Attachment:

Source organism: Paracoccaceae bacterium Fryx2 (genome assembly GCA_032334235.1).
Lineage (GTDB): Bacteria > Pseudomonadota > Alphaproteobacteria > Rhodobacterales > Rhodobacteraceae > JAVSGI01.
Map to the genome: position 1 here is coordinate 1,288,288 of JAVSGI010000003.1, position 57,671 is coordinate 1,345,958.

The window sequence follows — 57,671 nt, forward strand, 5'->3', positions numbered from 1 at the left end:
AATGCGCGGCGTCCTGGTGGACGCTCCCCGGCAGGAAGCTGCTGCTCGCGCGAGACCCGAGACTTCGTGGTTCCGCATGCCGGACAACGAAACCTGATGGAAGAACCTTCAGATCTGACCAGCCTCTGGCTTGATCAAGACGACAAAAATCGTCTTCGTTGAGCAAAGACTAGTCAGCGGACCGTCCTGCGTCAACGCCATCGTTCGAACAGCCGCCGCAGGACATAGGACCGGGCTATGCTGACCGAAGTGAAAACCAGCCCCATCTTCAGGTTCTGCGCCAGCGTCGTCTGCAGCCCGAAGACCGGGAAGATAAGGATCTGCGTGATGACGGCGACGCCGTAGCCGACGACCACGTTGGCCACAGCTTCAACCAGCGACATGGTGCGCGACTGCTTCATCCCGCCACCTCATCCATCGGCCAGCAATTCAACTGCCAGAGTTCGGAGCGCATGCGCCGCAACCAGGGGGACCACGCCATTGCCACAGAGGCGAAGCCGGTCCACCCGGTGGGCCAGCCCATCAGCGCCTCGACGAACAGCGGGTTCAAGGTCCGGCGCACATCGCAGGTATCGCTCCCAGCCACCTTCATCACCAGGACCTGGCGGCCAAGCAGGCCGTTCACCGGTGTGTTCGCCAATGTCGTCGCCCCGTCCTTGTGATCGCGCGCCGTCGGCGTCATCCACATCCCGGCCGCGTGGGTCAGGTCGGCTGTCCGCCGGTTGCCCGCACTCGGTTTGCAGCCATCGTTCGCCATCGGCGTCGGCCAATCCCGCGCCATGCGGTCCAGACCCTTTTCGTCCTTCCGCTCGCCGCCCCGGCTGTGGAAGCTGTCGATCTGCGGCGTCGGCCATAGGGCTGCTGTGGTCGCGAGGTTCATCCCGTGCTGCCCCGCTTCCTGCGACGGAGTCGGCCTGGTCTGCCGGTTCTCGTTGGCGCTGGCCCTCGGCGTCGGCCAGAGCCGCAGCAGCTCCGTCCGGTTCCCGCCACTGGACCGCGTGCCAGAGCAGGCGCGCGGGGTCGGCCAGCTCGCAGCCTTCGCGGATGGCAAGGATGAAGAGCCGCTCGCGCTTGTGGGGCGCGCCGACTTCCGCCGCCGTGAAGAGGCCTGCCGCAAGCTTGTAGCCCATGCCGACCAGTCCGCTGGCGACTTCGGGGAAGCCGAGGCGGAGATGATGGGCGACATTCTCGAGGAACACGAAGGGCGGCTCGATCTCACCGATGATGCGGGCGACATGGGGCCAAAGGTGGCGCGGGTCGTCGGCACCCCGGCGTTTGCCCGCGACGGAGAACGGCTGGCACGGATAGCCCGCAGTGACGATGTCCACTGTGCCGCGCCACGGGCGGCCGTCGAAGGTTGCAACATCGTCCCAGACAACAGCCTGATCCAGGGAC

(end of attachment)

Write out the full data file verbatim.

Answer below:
Source organism: Paracoccaceae bacterium Fryx2 (genome assembly GCA_032334235.1).
Lineage (GTDB): Bacteria > Pseudomonadota > Alphaproteobacteria > Rhodobacterales > Rhodobacteraceae > JAVSGI01.
Map to the genome: position 1 here is coordinate 1,288,288 of JAVSGI010000003.1, position 57,671 is coordinate 1,345,958.

The window sequence follows — 57,671 nt, forward strand, 5'->3', positions numbered from 1 at the left end:
AATGCGCGGCGTCCTGGTGGACGCTCCCCGGCAGGAAGCTGCTGCTCGCGCGAGACCCGAGACTTCGTGGTTCCGCATGCCGGACAACGAAACCTGATGGAAGAACCTTCAGATCTGACCAGCCTCTGGCTTGATCAAGACGACAAAAATCGTCTTCGTTGAGCAAAGACTAGTCAGCGGACCGTCCTGCGTCAACGCCATCGTTCGAACAGCCGCCGCAGGACATAGGACCGGGCTATGCTGACCGAAGTGAAAACCAGCCCCATCTTCAGGTTCTGCGCCAGCGTCGTCTGCAGCCCGAAGACCGGGAAGATAAGGATCTGCGTGATGACGGCGACGCCGTAGCCGACGACCACGTTGGCCACAGCTTCAACCAGCGACATGGTGCGCGACTGCTTCATCCCGCCACCTCATCCATCGGCCAGCAATTCAACTGCCAGAGTTCGGAGCGCATGCGCCGCAACCAGGGGGACCACGCCATTGCCACAGAGGCGAAGCCGGTCCACCCGGTGGGCCAGCCCATCAGCGCCTCGACGAACAGCGGGTTCAAGGTCCGGCGCACATCGCAGGTATCGCTCCCAGCCACCTTCATCACCAGGACCTGGCGGCCAAGCAGGCCGTTCACCGGTGTGTTCGCCAATGTCGTCGCCCCGTCCTTGTGATCGCGCGCCGTCGGCGTCATCCACATCCCGGCCGCGTGGGTCAGGTCGGCTGTCCGCCGGTTGCCCGCACTCGGTTTGCAGCCATCGTTCGCCATCGGCGTCGGCCAATCCCGCGCCATGCGGTCCAGACCCTTTTCGTCCTTCCGCTCGCCGCCCCGGCTGTGGAAGCTGTCGATCTGCGGCGTCGGCCATAGGGCTGCTGTGGTCGCGAGGTTCATCCCGTGCTGCCCCGCTTCCTGCGACGGAGTCGGCCTGGTCTGCCGGTTCTCGTTGGCGCTGGCCCTCGGCGTCGGCCAGAGCCGCAGCAGCTCCGTCCGGTTCCCGCCACTGGACCGCGTGCCAGAGCAGGCGCGCGGGGTCGGCCAGCTCGCAGCCTTCGCGGATGGCAAGGATGAAGAGCCGCTCGCGCTTGTGGGGCGCGCCGACTTCCGCCGCCGTGAAGAGGCCTGCCGCAAGCTTGTAGCCCATGCCGACCAGTCCGCTGGCGACTTCGGGGAAGCCGAGGCGGAGATGATGGGCGACATTCTCGAGGAACACGAAGGGCGGCTCGATCTCACCGATGATGCGGGCGACATGGGGCCAAAGGTGGCGCGGGTCGTCGGCACCCCGGCGTTTGCCCGCGACGGAGAACGGCTGGCACGGATAGCCCGCAGTGACGATGTCCACTGTGCCGCGCCACGGGCGGCCGTCGAAGGTTGCAACATCGTCCCAGACAACAGCCTGATCCAGGGAC